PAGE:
MARGINALIZATION, PAUPERIZATION AND AGRARIAN CHANGE IN TWO VILLAGES OF BANGLADESH
In contrast with a widespread notion that a concentration of resources and income is taking place among few people, this thesis attempts to demonstrate that an increase in population, an increase in cost of production, and a decline in productivity, income and real wage tend to impoverish all classes of people irrespective of their social, economic and political positions. The degree of impact of this situation differs among various socio-economic groups but it affects all. The situation is one of marginalization rather than polarization, overall pauperization in contrast it improvement, and complexity instead of simplicity in agrarian relations. Quantitative and qualitative data, including data derived from a broad-based household survey questionnaire, from participant observation, from key informants and from individual biographies, are the basis for this analysis. The primary data were supplemented by those data collected from government-published materials or those based upon previous field research. The analysis is based upon three concepts: marginalization, pauperization and "agricultural involution," the latter a concept used by Geertz in his Indonesian case study. Marginalization refers to individual response to impoverishment and pauperization is a decline in the general economic condition referring to the improverishment of all classes of people. Selling and mortgaging of land, selling of household goods, a decline in real wage, an increase in cost and a decline in productivity and income are seen as specific indicators of the process. The outcome of marginalization and pauperization is the proliferation of agrarian relations that can be designated as "agricultural involution." A result is agrarian change that is reflected most through changes in occupational structure, in income structure, in land ownership and in other socio-economic-political formations. This research is based on a two-village study. It is emphasized that the findings of this research present a trend that can be supported through further research in other rural areas. The emphasis of this reseach is, therefore, on a new trend that may appear as significant in future years in other villages of Bangladesh.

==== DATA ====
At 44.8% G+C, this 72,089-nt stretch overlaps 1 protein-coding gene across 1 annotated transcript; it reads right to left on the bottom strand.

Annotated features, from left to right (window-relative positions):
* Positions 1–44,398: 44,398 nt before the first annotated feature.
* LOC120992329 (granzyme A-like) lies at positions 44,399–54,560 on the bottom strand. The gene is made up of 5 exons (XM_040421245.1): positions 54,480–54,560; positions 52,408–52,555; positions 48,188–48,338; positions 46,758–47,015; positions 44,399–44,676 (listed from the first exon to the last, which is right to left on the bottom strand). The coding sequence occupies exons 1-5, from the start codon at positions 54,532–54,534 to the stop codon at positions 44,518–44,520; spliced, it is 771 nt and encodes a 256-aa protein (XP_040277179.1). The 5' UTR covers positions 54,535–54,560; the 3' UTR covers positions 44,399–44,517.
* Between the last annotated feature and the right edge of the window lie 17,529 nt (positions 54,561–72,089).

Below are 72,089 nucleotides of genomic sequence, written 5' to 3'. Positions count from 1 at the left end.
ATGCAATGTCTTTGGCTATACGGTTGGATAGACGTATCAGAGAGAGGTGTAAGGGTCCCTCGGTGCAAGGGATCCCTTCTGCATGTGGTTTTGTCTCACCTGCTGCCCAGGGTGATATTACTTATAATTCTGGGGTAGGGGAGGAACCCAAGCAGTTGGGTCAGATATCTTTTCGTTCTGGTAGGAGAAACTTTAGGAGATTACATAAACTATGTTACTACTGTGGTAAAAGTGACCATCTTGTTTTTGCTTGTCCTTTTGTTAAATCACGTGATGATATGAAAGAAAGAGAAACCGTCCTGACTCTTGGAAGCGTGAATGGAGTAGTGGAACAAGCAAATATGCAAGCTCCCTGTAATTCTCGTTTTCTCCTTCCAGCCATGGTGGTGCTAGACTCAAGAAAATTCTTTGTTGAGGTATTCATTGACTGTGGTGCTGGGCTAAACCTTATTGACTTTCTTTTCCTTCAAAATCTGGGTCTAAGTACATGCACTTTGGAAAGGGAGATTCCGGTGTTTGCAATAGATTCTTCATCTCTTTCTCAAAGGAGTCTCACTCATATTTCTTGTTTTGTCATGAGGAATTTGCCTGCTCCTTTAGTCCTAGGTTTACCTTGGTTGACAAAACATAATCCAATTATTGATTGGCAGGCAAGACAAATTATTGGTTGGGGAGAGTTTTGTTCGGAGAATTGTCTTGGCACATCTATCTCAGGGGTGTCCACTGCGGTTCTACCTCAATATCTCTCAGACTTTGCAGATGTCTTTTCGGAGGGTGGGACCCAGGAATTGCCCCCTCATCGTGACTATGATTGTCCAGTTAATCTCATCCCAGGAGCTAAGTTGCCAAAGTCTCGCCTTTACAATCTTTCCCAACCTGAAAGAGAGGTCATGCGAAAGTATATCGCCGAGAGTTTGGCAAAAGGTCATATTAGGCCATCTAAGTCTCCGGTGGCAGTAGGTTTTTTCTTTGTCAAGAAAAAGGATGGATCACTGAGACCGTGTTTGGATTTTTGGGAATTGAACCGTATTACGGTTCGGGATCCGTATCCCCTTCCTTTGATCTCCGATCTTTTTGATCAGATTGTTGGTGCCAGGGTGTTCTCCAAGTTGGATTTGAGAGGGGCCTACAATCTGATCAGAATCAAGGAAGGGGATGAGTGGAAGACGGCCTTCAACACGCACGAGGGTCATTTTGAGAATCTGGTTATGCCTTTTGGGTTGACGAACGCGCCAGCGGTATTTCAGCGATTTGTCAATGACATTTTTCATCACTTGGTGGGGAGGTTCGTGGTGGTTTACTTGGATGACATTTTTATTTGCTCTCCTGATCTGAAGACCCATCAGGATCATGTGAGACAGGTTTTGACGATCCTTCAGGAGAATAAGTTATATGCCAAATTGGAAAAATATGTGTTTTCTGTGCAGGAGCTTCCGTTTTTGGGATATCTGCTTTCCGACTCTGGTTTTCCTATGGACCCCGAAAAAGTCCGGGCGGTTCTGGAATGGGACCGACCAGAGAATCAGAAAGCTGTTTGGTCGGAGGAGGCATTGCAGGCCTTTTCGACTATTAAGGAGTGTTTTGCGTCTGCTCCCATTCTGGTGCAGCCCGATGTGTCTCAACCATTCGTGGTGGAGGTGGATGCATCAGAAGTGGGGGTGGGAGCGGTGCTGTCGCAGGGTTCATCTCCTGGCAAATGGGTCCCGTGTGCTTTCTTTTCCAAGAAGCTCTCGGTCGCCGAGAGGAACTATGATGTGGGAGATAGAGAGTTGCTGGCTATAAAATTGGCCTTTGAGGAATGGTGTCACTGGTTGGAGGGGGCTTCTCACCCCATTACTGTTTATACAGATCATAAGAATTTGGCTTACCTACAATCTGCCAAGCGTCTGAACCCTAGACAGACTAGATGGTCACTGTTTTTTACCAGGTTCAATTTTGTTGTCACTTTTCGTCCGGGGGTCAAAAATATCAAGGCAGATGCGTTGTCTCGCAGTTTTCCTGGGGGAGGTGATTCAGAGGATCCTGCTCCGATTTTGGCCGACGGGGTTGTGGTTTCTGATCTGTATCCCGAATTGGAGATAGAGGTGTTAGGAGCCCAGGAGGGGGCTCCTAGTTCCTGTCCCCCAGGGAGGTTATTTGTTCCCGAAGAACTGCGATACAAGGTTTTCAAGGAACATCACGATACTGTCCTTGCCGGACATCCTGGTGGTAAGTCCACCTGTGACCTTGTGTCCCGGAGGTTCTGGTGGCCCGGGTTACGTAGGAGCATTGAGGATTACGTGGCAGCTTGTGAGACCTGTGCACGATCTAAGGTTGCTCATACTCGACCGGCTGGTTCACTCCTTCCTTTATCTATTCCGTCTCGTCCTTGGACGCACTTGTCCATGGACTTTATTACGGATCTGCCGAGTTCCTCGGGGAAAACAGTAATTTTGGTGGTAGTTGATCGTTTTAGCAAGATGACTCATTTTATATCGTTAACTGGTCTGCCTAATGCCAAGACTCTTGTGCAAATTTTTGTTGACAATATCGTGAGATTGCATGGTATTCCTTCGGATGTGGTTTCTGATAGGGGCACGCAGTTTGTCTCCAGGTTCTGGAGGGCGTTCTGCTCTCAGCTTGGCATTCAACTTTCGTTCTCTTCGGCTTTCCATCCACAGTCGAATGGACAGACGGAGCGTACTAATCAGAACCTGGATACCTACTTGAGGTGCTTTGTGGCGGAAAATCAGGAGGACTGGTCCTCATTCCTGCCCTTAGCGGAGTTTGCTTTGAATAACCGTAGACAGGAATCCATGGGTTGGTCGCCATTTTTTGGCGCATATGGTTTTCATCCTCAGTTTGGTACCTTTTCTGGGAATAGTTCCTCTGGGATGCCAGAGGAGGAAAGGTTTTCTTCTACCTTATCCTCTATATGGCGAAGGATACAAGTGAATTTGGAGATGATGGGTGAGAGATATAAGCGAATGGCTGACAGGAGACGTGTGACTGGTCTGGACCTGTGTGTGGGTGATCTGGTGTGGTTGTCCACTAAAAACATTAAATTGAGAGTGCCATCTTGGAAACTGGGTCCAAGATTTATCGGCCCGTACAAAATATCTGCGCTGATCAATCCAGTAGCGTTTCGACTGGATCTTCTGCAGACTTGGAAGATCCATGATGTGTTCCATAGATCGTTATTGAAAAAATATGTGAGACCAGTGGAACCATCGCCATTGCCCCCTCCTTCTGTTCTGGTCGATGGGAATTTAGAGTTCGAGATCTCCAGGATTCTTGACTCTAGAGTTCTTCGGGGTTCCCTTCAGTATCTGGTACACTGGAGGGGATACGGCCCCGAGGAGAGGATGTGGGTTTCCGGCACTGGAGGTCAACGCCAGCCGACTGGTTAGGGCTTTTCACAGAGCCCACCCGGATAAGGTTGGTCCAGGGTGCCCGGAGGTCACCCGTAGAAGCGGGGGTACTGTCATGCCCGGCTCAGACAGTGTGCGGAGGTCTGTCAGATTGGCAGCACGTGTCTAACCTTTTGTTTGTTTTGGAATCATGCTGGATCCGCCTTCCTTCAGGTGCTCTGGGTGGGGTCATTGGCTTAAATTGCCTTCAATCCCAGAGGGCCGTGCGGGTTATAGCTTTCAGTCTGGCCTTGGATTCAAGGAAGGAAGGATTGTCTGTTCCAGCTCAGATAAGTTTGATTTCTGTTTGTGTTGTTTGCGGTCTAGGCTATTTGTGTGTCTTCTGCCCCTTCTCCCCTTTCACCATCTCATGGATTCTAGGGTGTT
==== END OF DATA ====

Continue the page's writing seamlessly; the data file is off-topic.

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|Authors:||ALAM, SALAUDDIN MD NURUL|
|Type of publication:||Other|
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